Sunday, December 13, 2009

Sunday morning coming round

As much as I like the keyboard on this new laptop, I have to say I'm not having a good time with the touch pad. It's hinky and doesn't want to work the way it should, or at least the way my old one did. The configuration and placement is off and it's not as sensitive as the old embedded touch pad on the fragged computer. I imagine I'll get used to it eventually, but right now I am not a happy geek.

At least one thing went right this morning. Popovers. If you don't cook and don't bake, you can still make popovers and you don't really have to have a popover pan. I used to do them in a muffin tin and it still works good that way. It's the easiest recipe in the world and the only thing that is the least bit fussy is the prep. Interested? Oh, you probably don't know what a popover is.

Ever hear of Yorkshire pudding as in Beef Wellington and Yorkshire pudding? It's not the same thing, and yet there is a similarity. Popovers are airy puffs of egg, flour and milk that rise up like a soufflé, but have a crunchy outside and air-filled, slightly eggy inside. They are kissing cousin to the cream puff without the cream and are much simpler to make. Are you game?

1 cup flour
1 cup milk
1 tsp salt
2 eggs (room temperature is best)

Mix all ingredients until just combined (no lumps and don't over mix). Pour into greased muffin tin (or popover pan or individual soufflé dishes) and bake at 400 for 40 minutes. It's that simple. But the trick is in the prep. Remember? Turn oven to 400 and place greased muffin tin inside until same temp as oven. Take out and pour batter into 8 receptacles, about halfway full, and pop into oven. Bake for 40 minutes and then take them out.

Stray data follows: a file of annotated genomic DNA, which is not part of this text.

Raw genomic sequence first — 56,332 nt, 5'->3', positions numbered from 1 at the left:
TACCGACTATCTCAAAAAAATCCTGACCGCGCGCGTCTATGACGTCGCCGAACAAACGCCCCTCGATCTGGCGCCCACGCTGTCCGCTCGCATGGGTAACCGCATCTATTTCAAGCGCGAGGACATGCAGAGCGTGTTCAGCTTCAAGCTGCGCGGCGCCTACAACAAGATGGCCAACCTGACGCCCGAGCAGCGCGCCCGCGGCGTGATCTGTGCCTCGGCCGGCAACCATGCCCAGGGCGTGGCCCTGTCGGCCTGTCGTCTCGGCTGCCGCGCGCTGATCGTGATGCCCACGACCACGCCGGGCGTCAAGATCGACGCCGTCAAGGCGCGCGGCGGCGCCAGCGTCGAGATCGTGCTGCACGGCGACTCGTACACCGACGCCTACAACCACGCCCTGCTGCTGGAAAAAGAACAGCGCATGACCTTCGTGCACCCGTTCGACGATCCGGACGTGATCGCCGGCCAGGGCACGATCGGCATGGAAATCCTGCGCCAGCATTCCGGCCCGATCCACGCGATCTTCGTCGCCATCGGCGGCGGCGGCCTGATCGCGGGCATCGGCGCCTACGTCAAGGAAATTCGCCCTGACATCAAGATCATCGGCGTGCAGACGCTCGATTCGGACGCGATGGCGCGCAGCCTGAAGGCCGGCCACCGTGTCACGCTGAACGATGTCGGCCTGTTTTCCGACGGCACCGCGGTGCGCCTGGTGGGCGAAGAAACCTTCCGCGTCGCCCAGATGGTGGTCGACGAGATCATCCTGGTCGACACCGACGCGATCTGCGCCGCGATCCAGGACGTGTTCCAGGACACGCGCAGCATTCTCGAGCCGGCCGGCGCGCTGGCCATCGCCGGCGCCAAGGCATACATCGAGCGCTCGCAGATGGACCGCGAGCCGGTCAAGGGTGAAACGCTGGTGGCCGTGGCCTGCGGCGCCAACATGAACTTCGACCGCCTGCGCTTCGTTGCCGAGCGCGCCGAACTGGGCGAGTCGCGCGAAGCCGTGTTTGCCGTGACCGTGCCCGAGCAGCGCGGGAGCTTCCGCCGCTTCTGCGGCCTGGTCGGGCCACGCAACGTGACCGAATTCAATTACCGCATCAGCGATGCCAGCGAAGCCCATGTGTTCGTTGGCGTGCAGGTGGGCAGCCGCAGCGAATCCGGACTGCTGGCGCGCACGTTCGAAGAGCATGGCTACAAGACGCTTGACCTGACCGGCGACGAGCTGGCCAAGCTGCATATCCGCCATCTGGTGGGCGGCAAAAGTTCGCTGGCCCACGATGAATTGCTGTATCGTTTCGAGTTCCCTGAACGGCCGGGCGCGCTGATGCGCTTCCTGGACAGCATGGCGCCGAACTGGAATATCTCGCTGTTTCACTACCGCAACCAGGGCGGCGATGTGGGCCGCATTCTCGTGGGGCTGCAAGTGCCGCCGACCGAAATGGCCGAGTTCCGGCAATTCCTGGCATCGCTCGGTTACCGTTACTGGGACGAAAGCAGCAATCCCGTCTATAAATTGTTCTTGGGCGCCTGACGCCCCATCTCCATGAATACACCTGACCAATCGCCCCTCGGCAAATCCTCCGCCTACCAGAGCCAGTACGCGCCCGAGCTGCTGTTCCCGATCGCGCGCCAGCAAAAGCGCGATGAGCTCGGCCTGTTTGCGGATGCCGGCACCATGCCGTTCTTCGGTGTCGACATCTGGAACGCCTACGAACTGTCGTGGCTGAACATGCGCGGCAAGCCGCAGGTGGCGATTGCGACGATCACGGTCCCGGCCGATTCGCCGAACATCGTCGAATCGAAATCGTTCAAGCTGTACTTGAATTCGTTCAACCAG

These airy, eggy, outside crunchy puffs are ready for butter, jam, peanut butter or whatever you want to put in them. I like them with jam and butter, but I found out that salmon cream cheese is quite tasty, too. It depends on your craving and your tastes. If you prefer a savory popover, substitute 1/2 teaspoon of salt with 1/2 teaspoon poultry seasoning and fill with savory seasoning, like salmon cream cheese. Popovers are very forgiving, take about two minutes to put together (minus the prep) and are just lovely and just enough filling that you can still go out jogging afterward, unless you weigh them down with lots and lots of fillings. I'm addicted and a little surprised that it took me that long to take the plunge once again. Since I didn't have any milk, I used powdered milk (1/3 cup to 1 cup water), but condensed milk (not the sweetened kind) would work just as well. Like I said, very forgiving.

That's the food tip for today. When you try them, and you know you will, let me know whether or not you're addicted. They're better than pancakes and maple syrup and butter are just lovely with popovers.

I guess I should say at least one good thing about the laptop. The screen is wide and the colors beautiful and watching a movie on it is wonderful. I'll get over the minor glitches eventually, just like I did with the old laptop, but it's like any new relationship -- takes time to get comfortable with each other, even though I love the smooth action of the keyboard, which probably won't last long because I tend to be a power user and keyboards don't stand up well to my incessant pounding and fast speed. I am a writer after all.

There was one other surprise this morning, and it wasn't the cream cheese or the funky touch pad. Someone left a gift on my doorstep and I suspect only one person will understand this. The person, named Julian if the inscription inside the book is to be believed, left me a book. At first I thought it was an author who was determined to have me review their book, but it wasn't an author. The book is about American slave labor with privatized prisons as the sweat shop where several corporations have their goods made. It was a gift from someone I'm working with on an expose'. I'm quite surprised and excited. This is for a new project I'm working on with some interesting ripples already heading out on the stream of consciousness. So, on that note, I shall quit typing, send this up and do the laundry and dishes.

That is all. Disperse.

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